“This is part of a gradual warming of relations between Israel and Saudi Arabia that has really taken place over the course of the last five to ten years. Lots of back channel communications, appearances by Saudi officials and Israeli officials at the same events. I believe there was even a handshake at one point,” said Haas.
While bin Salman is working to modernize Saudi Arabia, Haas says the obvious point of agreement between the two nations is the need to confront a massive, mutual threat from Iran.
“There’s no question that that’s the overwhelming driver for Saudi Arabia,” said Haas. “The enemy of my enemy is my friend and Israel and Saudi Arabia probably have the most to lose when it comes to the rise of Iran,” said Haas.
Iran has repeatedly threatened to wipe Israel of the face of the earth, while Saudi Arabia is the is leading Sunni Muslim power while Iran is the clear leader among Shia Muslims.
According to Haas, teaming up against Iran gives Israel and Saudi Arabia the opportunity to coordinate strategies, share intelligence, and rally more of the region to their side.
Haas believes Saudi Arabia warming towards Israel could have a major impact on other nations in the Middle East.
“It would be a pretty important signal to other countries that don’t have relations with Israel that at the end of the day, this is a long-running dispute we’ve had with Israel. Israel isn’t going anywhere. We’ve got bigger problems and maybe the rest of you need to get on board,” said Haas.
There is a major concern for Haas and others who hope there can be meaningful progress toward stability in the region. They fear bin Salman may not live to achieve his goals.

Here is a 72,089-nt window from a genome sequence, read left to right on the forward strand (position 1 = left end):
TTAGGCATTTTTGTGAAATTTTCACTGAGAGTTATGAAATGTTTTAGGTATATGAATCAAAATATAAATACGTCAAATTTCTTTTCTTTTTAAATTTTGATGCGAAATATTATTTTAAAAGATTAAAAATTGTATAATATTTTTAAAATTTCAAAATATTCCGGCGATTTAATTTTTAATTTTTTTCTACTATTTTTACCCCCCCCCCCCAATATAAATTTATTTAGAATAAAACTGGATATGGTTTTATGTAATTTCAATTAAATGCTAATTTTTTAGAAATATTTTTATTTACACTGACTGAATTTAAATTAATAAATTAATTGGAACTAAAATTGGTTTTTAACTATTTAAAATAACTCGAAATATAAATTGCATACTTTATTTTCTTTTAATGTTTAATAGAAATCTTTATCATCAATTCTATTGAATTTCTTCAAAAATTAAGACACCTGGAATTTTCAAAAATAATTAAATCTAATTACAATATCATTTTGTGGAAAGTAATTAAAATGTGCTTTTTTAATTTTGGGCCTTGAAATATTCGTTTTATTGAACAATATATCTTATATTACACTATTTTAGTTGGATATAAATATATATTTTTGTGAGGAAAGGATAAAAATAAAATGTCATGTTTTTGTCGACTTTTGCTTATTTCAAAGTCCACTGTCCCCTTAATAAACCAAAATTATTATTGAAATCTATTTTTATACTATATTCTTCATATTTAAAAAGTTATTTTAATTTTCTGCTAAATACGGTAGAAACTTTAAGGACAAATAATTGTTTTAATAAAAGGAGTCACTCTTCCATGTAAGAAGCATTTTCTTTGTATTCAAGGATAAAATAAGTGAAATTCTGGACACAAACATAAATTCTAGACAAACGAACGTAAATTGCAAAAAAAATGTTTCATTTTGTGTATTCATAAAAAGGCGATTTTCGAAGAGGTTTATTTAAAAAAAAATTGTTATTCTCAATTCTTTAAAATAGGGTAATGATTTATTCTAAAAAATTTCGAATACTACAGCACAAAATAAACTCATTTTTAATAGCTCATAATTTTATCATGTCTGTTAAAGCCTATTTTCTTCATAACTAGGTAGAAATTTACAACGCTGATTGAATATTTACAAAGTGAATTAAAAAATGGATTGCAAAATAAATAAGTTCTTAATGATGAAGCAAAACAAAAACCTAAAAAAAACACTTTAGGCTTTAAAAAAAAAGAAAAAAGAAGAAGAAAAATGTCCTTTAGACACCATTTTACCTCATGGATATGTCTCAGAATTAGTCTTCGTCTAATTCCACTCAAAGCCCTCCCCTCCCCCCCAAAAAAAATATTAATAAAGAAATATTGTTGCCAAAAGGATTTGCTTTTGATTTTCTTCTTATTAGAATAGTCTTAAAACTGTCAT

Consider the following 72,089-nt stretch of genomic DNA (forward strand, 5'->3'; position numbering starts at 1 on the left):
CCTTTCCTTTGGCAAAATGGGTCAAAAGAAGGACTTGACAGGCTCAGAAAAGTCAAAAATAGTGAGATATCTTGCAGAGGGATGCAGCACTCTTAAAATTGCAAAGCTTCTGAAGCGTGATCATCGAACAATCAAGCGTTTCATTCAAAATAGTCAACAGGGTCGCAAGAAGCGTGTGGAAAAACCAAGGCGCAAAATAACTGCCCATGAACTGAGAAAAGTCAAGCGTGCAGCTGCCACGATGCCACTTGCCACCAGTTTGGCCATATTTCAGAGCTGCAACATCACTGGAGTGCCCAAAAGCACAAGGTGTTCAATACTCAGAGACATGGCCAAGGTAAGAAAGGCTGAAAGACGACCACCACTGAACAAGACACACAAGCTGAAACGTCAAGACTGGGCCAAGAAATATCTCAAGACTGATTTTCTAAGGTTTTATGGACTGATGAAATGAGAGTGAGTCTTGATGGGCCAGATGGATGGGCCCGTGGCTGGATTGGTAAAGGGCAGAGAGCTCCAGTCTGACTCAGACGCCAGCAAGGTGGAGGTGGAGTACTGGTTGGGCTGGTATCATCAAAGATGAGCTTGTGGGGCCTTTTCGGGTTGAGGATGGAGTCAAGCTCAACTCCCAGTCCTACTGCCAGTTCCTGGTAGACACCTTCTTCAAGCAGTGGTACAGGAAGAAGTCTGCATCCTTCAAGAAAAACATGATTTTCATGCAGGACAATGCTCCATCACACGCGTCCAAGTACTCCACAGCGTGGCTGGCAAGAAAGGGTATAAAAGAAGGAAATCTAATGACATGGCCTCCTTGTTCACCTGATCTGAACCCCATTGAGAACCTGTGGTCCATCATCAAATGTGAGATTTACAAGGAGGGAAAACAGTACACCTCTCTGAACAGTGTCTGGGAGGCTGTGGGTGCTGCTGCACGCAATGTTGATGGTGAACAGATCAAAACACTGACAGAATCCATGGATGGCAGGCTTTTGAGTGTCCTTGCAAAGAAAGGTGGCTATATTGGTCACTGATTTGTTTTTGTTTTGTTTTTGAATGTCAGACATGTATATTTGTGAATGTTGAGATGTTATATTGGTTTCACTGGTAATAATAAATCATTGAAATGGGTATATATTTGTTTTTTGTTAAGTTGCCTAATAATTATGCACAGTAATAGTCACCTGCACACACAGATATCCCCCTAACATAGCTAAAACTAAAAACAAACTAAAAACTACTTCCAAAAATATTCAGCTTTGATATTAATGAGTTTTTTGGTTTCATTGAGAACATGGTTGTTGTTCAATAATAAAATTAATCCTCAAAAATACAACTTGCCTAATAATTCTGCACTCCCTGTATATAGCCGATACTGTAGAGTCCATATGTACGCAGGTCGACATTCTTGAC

“Anytime you’re in a conversation about what the crown prince is doing in Saudi Arabia and how significant it may or may not be, you don’t have to be speaking very long before someone says, ‘If he survives,'” said Haas. “The threat being that he will suffer the same fate perhaps as (former Egyptian President) Anwar Sadat, who was assassinated by radical forces within his own country after making peace with Israel.”
“He’s moving pretty aggressively and you do have to wonder how successful he will continue to be as he pushes the envelope more and more. We’ll have to see but people do worry about his fate,” said Haas.
Jim Geraghty of National Review and Greg Corombos of Radio America are pleasantly stunned to hear Saudi Arabia’s crown prince publicly state that Israel has a right to live in peace on its own land and wonder if things are truly changing in the Middle East or whether this is a temporary thaw in order to confront Iran. In the wake of the very public feud between Fox News host Laura Ingraham and gun control activist David Hogg, they also discuss how the rise of populism leads to political debates becoming a referendum on the people in the debate rather than the ideas involved in the debate. And they wonder why President Trump is spending so much time blasting Amazon and the rate it pays to mail packages, suspecting it might have something to do with another business venture headed by Jeff Bezos.
After offering an alternative explanation for why some graduates walked out of Vice President Mike Pence’s commencement speech at Notre Dame, Jim Geraghty of National Review and Greg Corombos of Radio America applaud President Trump’s speech imploring Middle East leaders to do their part to stamp out terrorists. They also grimace as polling shows either Democrat running for governor in Virginia winning the general election by double digits. And they wonder what the Secret Service was thinking when they gave the green light to the elaborate sword dance in Saudi Arabia involving President Trump and members of his cabinet.